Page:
Moro has a well-equipped fire company, consisting of two divisions, the Hose Company and the Hook and Ladder Company. They are well supplied with hose, cart and hose, ladders, buckets, pull-down hook, etc., and are as proficient as any volunteer fire company anywhere to be found, having but recently proved themselves to be so, saving the town by most energetic and skillful work during the conflagration that destroyed the Commercial Club building and J.B. Hosford’s residence and office.
Moro has two church buildings, one of them erected by the Presbyterians and occupied also by the Methodists, the other Baptist, used at times by the United Brethren. Another fine church will be erected at once by an incorporation of Methodists.
Our public schools are a source of pride and profit, and are well cared for by a board of intelligent and progressive directors. Many pupils attend from outside the town and much interest is taken by all in the success of the schools.
Moore Bros’ Bank is one of our solid institutions, well equipped and well patronized. Moore Bros. are also agents for quite a number of fire insurance companies, and proprietors of the original town site of Moro.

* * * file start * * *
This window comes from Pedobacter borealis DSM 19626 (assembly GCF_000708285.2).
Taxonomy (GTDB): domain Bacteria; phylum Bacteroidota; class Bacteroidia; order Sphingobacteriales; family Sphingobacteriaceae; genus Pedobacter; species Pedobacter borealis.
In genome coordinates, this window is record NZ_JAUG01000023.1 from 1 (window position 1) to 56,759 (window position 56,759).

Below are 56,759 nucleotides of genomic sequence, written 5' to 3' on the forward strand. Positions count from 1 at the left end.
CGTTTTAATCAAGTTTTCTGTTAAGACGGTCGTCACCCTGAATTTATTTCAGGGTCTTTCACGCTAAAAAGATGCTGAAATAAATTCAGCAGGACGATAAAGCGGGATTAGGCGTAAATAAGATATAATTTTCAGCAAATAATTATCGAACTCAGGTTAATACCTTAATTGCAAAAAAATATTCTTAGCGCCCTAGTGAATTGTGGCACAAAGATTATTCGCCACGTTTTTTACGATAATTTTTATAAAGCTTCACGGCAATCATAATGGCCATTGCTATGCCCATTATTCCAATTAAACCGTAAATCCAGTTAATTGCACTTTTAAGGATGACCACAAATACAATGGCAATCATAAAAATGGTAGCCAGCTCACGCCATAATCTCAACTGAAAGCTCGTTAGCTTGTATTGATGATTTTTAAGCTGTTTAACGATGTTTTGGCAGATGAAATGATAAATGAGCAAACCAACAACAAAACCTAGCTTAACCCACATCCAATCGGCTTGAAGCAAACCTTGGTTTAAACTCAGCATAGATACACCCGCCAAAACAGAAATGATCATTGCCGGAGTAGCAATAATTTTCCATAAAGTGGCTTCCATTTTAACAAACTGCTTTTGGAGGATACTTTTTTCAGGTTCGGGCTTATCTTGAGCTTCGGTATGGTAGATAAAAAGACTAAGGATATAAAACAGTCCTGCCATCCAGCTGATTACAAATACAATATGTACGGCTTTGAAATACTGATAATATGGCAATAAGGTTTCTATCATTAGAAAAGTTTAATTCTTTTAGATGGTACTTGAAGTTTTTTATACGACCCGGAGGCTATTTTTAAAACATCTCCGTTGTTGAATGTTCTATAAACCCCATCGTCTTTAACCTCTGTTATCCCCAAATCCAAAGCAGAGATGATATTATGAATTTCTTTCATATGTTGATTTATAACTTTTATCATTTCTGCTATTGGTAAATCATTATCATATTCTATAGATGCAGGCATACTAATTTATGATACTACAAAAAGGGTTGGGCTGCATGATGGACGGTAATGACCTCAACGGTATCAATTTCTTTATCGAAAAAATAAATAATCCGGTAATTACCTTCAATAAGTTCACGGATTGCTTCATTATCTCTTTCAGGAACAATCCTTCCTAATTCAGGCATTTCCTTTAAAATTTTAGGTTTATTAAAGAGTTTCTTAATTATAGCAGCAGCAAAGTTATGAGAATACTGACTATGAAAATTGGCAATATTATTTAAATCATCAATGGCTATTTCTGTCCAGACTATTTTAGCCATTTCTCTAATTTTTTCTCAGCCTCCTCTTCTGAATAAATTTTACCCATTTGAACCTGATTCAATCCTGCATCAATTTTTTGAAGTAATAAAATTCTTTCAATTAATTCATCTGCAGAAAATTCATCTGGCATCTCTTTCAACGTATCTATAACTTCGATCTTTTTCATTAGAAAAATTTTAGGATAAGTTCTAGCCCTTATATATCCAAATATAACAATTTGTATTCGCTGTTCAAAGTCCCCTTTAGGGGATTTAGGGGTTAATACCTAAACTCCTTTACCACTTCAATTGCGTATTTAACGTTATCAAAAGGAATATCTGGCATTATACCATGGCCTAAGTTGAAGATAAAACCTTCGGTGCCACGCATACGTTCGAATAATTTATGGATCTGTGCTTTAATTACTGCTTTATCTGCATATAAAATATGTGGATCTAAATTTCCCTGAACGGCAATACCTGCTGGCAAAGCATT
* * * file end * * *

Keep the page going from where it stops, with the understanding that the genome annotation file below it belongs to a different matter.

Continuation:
Among the business enterprises not enumerated above, are F. H. Meader & Co., doing a general merchandise and farm implement business; E. Peoples, dealer in furniture, also undertaking; W. O. Hadley, jeweler and watchmaker; A. D. Bolton & Co., druggists and stationery; Dora Williams, stationery, patent medicines, etc. — also post mistress and proprietor of the Moro Hotel, a fine large new house just completed, with annex, consisting of the old hotel heretofore occupied and run as the Moro Hotel; A. E. Cousens, barber and book stand; Mrs. J. H. Landry, fine millinery; Mrs. E. M. West, restaurant and lodging house; Geo. W. Brock, restaurant; L. D. Holder, proprietor of the City Hotel, a large, comfortable and well conducted house; Wheat & Clark, bowling alley, fruit and confectionery stand; Page and Parry, city meat market; Union Lumber Co., lumber, wood, coal, etc.; D. M. Radley, brick-maker, contractor and dealer in lime, cement, etc.; Heydt & Co., makers and dealers in harness, saddles, etc.; Hayes & Dunahoo, proprietors of Altamont Jr. feed and livery stables; S. Monahan, proprietor of Red Barn livery and feed stable; J. H. Landry, blacksmith; Brash & Slater, painters and paper hangers; Windom & Stilwell, house, sign, carriage painting, paper hanging, etc.